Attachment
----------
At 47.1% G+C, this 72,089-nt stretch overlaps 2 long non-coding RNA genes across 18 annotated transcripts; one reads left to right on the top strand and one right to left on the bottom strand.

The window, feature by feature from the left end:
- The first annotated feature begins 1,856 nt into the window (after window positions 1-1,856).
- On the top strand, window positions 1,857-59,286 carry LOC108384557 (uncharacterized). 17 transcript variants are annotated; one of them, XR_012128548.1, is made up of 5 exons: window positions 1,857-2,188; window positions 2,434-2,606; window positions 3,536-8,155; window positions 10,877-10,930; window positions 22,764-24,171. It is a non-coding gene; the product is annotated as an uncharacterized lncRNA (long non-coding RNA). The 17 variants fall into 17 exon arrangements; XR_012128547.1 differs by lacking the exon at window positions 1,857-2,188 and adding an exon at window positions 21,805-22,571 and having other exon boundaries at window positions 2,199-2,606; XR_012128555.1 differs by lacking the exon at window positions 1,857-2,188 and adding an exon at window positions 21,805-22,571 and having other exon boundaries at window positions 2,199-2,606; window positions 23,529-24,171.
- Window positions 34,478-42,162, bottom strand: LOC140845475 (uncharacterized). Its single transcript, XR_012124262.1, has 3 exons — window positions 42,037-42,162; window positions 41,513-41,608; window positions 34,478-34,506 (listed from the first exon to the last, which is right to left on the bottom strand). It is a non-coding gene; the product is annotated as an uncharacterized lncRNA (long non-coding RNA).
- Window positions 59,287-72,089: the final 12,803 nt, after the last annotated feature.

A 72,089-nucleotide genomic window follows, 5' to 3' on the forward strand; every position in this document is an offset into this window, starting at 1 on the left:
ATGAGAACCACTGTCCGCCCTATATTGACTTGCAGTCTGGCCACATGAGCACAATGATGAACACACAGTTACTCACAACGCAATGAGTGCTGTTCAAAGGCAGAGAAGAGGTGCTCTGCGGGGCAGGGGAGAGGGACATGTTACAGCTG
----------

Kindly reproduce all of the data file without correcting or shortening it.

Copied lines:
At 47.1% G+C, this 72,089-nt stretch overlaps 2 long non-coding RNA genes across 18 annotated transcripts; one reads left to right on the top strand and one right to left on the bottom strand.

The window, feature by feature from the left end:
- The first annotated feature begins 1,856 nt into the window (after window positions 1-1,856).
- On the top strand, window positions 1,857-59,286 carry LOC108384557 (uncharacterized). 17 transcript variants are annotated; one of them, XR_012128548.1, is made up of 5 exons: window positions 1,857-2,188; window positions 2,434-2,606; window positions 3,536-8,155; window positions 10,877-10,930; window positions 22,764-24,171. It is a non-coding gene; the product is annotated as an uncharacterized lncRNA (long non-coding RNA). The 17 variants fall into 17 exon arrangements; XR_012128547.1 differs by lacking the exon at window positions 1,857-2,188 and adding an exon at window positions 21,805-22,571 and having other exon boundaries at window positions 2,199-2,606; XR_012128555.1 differs by lacking the exon at window positions 1,857-2,188 and adding an exon at window positions 21,805-22,571 and having other exon boundaries at window positions 2,199-2,606; window positions 23,529-24,171.
- Window positions 34,478-42,162, bottom strand: LOC140845475 (uncharacterized). Its single transcript, XR_012124262.1, has 3 exons — window positions 42,037-42,162; window positions 41,513-41,608; window positions 34,478-34,506 (listed from the first exon to the last, which is right to left on the bottom strand). It is a non-coding gene; the product is annotated as an uncharacterized lncRNA (long non-coding RNA).
- Window positions 59,287-72,089: the final 12,803 nt, after the last annotated feature.

A 72,089-nucleotide genomic window follows, 5' to 3' on the forward strand; every position in this document is an offset into this window, starting at 1 on the left:
ATGAGAACCACTGTCCGCCCTATATTGACTTGCAGTCTGGCCACATGAGCACAATGATGAACACACAGTTACTCACAACGCAATGAGTGCTGTTCAAAGGCAGAGAAGAGGTGCTCTGCGGGGCAGGGGAGAGGGACATGTTACAGCTG